Phil Jackson’s entrance to Madison Square Garden was once seen as a red carpet event. In retrospect, the Zen Master was the right man for the job. Here’s why.
To put it in the 2016 NBA Finals perspective, Phil Jackson enters New York City’s front office at the time Draymond Green is suspended from playing Game 5 against the Cleveland Cavaliers. The New York Knicks were a time-bomb and Jackson was in his first day of bomb-defusing school (with a PhD in everything else).
Amar’e Stoudemire – 2010
Amar’e Stoudemire is acquired by the New York Knicks via a sign-and-trade. The contract is a five-year deal worth approximately $100 million. The Suns receive a future second-round draft pick and cash exceptions.
After developing as the Suns’ top power forward, Stoudemire’s injuries with the Knicks would keep him from playing solid minutes and eventually lead to the demise of his career.
Tyson Chandler – 2011
Tyson Chandler is acquired by the Knicks on a sign-and-trade. He’s due approximately $56 million over four years. The Knicks sent cash considerations and another second-round draft pick to Washington.
The former Defensive Player of the Year was a big part of the Knicks’ 54-win season in 2012-13, alongside Carmelo Anthony and company. Chandler’s scoring drops significantly as the team falls apart the year J.R. Smith and Iman Shumpert are traded to the Cleveland Cavaliers.
Andrea Bargnani is acquired in a trade that the sent Knicks’ 2016 first-round draft pick and second-round picks in 2014 and 2017 to the Toronto Raptors. Well, we all know that was a success.
For Toronto, perhaps.
With injuries and Bargnani’s inability to hit consistent jumpers and/or have a basketball IQ greater than 1, the Knicks gave up a treasure chest in return for a player who is not currently playing in the NBA.
The Carmelo Anthony trade also took a toll on our future first-round picks. Had it not been for a disappointing 2013-2014 NBA season filled with veterans too far past their primes, and players who had previously shown signs of greatness along with the lack of talent off the bench, the Carmelo Anthony trade might have worked out OK.
That is the world Phil Jackson entered, only to realize that he would have to use all of his cap space to re-sign Anthony in 2014. Granted, Anthony deserved every penny; when you score 62 points at the Garden, you deserve that type of money.
So for Phil Jackson, the organization was a time-bomb waiting to explode. Much like when Draymond Green got called for a technical foul in the Portland series, and you thought to yourself. “If I’m Steve Kerr, I would entice Green to get another technical so that he won’t get suspended in a game that will really matter.”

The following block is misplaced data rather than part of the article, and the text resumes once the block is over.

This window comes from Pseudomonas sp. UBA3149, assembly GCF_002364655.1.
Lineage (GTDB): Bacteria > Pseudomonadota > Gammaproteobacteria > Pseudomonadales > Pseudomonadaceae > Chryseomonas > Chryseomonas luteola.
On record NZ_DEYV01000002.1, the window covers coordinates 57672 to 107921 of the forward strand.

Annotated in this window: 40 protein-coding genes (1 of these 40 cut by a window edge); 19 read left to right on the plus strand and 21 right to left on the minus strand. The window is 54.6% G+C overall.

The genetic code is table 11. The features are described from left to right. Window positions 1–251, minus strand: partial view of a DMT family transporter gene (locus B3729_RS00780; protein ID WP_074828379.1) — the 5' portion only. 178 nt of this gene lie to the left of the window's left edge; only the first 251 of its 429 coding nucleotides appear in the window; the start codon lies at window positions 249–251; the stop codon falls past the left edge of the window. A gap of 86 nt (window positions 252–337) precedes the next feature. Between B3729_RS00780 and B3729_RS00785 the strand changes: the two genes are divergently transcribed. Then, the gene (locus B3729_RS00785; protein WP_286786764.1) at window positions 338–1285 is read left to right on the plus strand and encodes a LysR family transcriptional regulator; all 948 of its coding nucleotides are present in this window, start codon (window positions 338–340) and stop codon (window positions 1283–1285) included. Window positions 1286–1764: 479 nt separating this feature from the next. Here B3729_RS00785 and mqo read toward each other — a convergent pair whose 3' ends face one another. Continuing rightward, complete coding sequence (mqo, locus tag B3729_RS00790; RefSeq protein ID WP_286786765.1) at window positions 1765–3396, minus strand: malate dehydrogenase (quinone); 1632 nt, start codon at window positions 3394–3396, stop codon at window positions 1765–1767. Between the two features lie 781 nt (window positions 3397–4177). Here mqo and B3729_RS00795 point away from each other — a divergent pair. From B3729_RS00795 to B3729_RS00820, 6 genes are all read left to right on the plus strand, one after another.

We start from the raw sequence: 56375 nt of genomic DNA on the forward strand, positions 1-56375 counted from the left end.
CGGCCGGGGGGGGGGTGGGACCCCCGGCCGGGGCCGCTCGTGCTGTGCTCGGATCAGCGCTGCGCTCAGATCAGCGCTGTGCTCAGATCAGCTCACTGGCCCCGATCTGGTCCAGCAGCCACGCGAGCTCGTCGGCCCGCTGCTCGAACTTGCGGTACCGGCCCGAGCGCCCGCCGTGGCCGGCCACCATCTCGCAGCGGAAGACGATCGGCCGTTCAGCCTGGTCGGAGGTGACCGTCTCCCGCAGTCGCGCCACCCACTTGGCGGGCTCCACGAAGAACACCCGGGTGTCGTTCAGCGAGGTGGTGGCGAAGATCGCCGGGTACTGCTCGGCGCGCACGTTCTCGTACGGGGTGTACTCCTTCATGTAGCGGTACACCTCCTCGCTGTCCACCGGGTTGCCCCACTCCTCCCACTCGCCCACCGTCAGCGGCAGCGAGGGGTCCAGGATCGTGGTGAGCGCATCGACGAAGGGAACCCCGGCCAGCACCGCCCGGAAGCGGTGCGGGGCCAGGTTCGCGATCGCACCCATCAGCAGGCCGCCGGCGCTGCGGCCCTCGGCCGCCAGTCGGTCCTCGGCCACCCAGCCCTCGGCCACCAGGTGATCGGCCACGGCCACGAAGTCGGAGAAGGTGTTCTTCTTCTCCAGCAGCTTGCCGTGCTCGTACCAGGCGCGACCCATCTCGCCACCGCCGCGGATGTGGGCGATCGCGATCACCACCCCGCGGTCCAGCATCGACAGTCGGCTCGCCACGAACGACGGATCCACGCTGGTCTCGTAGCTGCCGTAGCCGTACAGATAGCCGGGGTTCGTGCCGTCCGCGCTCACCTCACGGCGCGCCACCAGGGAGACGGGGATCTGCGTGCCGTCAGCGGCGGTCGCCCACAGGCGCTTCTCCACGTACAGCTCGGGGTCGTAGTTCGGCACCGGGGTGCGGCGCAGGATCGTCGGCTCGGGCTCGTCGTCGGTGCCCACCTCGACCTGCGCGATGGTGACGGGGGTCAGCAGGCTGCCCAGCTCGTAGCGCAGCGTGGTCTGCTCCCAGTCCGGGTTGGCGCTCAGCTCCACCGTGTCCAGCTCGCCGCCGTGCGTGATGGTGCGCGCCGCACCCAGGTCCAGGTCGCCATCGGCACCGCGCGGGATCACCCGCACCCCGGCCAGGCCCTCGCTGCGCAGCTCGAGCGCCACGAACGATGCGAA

Luckily, Jackson had the cojones to get rid of J.R. Smith’s antics and dissolve a team that showed absolutely no chemistry; a team that relied heavily on ISO ball. With players’ skills declining, ISO ball was becoming even more problematic when defense wasn’t what the team was known for.
Jackson has his eyes on the ball. The ball is just two-to-three years away from a championship ring, but Jackson understands how important the future is, after realizing how costly it can be. During 2015-2016’s NBA rumors regarding Jeff Teague, Ricky Rubio, and Kevin Martin, Jackson made it clear that the Knick’s 2018 first round pick was off limits.
“Phil said they weren’t dealing it” was how one source put it, per Ian Begley of ESPN.
Now, not every move Jackson made was something I personally respected. Was bringing Jose Calderon worth the saying goodbye to Tyson Chandler’s defense? Well, in his defense, Chandler would never again show signs of the great player he once was.
Was hiring Derek Fisher the right move? I personally wanted Fisher fired when we lost a regular season game that was supposed to be an easy win because he sat Porzingis in the 4th quarter (Among many, many errors like that). But then Kurt Rambis took over when I thought Fisher was getting a feel to become a good coach. We now have Jeff Hornacek, so let’s not go there.
Welcome Joakim Noah.
Is Joakim Noah, at age 31, worth $72 million over the next 4 years? Was trading for an injury-prone point guard like Derrick Rose a wise move in exchange for our main rebounder? Adding Noah surely doesn’t sound too contemplating when you realize he has also suffered injuries in the past two seasons.
However, the upside is very big. If both of these players can eclipse their best season in the NBA, LeBron James is in trouble.
It’s a big gamble, but then again, so was Kristaps Porzingis.